Using RIS to PXE boot non-Windows images

This content is 19 years old. I don't routinely update old blog posts as they are only intended to represent a view at a particular point in time. Please be warned that the information here may be out of date.

I’ve written a few posts previously for this blog about Microsoft Remote Installation Services (RIS), but today I needed to do something I knew was possible in theory but had never done before – using RIS to serve a boot image of something that’s not an unattended Windows setup.

Although slightly complicated by the need to use Active Directory for security, RIS is, at its most basic, a PXE server, capable of serving boot images via TFTP to suitable client PCs (before an operating system is loaded). In theory, any bootable floppy can be converted into a RIS boot image file but Microsoft doesn’t provide the tools – for that you will need the 3Com RIS Menu Editor (RISME). The original version of this is a free download from 3Com – later versions (e.g. emBoot RIS Menu Editor 2.0) are available for a small price (with a free trial period) but I found the 3Com version to be perfectly adequate (although it only runs locally on a Windows 2000 RIS server, whereas v2.0 of the emBoot product allows remote creation and editing of RIS menus and boot images, and supports Windows Server 2003).

After running RISME to capture an image from boot media, an additional folder structure will have been created on the RIS server, either in \\servername\RemInst\Setup\English\Images\3com\i386\ or in \\servername\RemInst\Setup\English\Tools\3com\i386\, depending on whether or not the image was created via the Automatic Setup or the Maintenance and Troubleshooting tabs.

Along with the image (.IMG) file (which can be edited directly using a utility such as WinImage), is an appropriate boot loader (.LDR) file and a RIS setup information (.SIF) file containing something similar to the following text:

Description = "description"
Help = "helptext"
LaunchFile = "Setup\English\Images\3Com\i386\tool1.ldr"
Version = "1.00"

RIS should automatically pick up the new .SIF file and offer it as a menu choice in the OS Choices menu although it may be necessary to edit the User Configuration | Remote Installation Services | Choice Options within the Default Domain Policy group policy object in Active Directory to allow access to some of the RIS menus (e.g. Maintenance and Troubleshooting).

I now plan to use this method to deploy Ghost images (via an MS-DOS boot disk, captured as an image) and a PXE boot to a RIS server but for more information (including links to enable PXE booting of Linux), check out Google’s cached version of an article on how to use RIS to bootstrap other operating systems (unfortunately the original is no longer available online).

10 thoughts on “Using RIS to PXE boot non-Windows images

  1. Thanks for the RIS tip. I was playing around with this, as I run the Ghost Solution Suite 1.0 on Windows 2003 Server with SP1…which is not supported by Symantec. Ghost Console won’t run correctly. So I’m thinking I’ll trash the console and setup RIS to image PCs. Right now I use WinPE, with an auto-ghost disk, but the session has to be setup with a certain number of clients each time. I like the idea of using RIS to enable any-time imaging.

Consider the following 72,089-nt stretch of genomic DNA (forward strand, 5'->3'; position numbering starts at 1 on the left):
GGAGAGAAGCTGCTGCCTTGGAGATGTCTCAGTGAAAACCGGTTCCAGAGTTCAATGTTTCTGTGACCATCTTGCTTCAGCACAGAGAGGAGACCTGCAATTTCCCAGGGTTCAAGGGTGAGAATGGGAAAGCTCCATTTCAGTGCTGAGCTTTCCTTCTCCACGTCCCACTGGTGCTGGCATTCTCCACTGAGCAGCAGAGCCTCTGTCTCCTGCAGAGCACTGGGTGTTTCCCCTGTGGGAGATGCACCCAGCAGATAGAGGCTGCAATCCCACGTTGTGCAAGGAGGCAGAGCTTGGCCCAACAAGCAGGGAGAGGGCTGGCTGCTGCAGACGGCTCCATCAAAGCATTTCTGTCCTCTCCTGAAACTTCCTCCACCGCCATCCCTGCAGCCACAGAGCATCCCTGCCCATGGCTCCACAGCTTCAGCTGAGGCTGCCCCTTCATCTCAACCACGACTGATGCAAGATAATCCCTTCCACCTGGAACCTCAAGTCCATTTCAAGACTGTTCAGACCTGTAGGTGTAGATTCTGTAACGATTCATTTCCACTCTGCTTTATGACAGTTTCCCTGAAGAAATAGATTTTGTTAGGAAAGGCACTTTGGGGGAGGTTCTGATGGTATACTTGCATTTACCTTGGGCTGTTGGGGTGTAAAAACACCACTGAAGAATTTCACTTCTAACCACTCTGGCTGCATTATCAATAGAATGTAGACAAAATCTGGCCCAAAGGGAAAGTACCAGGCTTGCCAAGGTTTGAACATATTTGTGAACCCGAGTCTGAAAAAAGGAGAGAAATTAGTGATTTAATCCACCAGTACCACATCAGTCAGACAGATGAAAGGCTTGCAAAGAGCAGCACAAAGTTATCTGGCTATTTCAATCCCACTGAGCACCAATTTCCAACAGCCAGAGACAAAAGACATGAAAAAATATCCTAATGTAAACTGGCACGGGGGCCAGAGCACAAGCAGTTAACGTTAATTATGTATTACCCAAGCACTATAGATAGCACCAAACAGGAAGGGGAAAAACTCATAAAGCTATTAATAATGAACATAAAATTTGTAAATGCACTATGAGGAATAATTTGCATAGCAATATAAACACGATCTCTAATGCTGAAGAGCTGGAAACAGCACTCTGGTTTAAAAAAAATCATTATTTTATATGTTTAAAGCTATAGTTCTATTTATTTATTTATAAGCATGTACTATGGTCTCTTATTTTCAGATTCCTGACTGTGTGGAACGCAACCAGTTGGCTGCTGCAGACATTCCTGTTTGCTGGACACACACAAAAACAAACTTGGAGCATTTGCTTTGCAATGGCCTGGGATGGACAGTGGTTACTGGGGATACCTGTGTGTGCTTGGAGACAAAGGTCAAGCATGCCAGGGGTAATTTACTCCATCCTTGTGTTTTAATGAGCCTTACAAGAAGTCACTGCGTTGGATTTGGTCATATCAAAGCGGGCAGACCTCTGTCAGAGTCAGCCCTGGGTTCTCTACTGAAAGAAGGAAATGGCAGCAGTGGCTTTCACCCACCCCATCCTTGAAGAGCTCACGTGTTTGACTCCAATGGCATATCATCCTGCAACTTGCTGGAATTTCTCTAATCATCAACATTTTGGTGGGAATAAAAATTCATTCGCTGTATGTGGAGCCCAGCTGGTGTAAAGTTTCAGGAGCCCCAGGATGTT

2. Anyone saved the refered page on google cache? It seems to be gone now and I would be very happy to receive some sort of pdf or saved html copy of it.

  3. As it happens, I did save a copy. I didn’t publish it here originally because I’m not sure of the copyright status of this, but it’s useful information and it’s been missing for a couple of years now.

    Microsoft Windows 2000 Remote Installation Services

    How to use RIS to bootstrap other operating systems using PXELinux
    Read Microsoft’s official RIS documentation here:

    Read about PXELinux here:

    Why use RIS?
    In an enterprise environment there is a clear need for PXE booting as a convenient method to access backup and diagnostic tools, and to deploy operating systems and applications to new machines. UNDI to NDIS2, and UNDI to packet wrappers are available from Intel, 3Com and Symantec – effectively removing reliance on a diverse set of MSClient network drivers. Also laptops and indeed many desktops are no longer equipped with a floppy drive as standard.

    Using PXELinux allows both Linux and MS-DOS to be bootstrapped but there is no user authentication. Typically this must be built into the disk images via a network logon. RIS requires authentication immediately the client contacts the server so curious users are unable to cause damage.

    These notes are from memory and take a certain knowledge of RIS for granted.

    Install RIS using the Windows Components section of Add/Remove Programs.

    You need to install it on a partition other than the system partition.

    You also need to be running in a user context that has permission to write to the server’s machine account object in Active Directory.

    Run through the wizard and point it at a Windows 2000 i386 folder to create a first installation.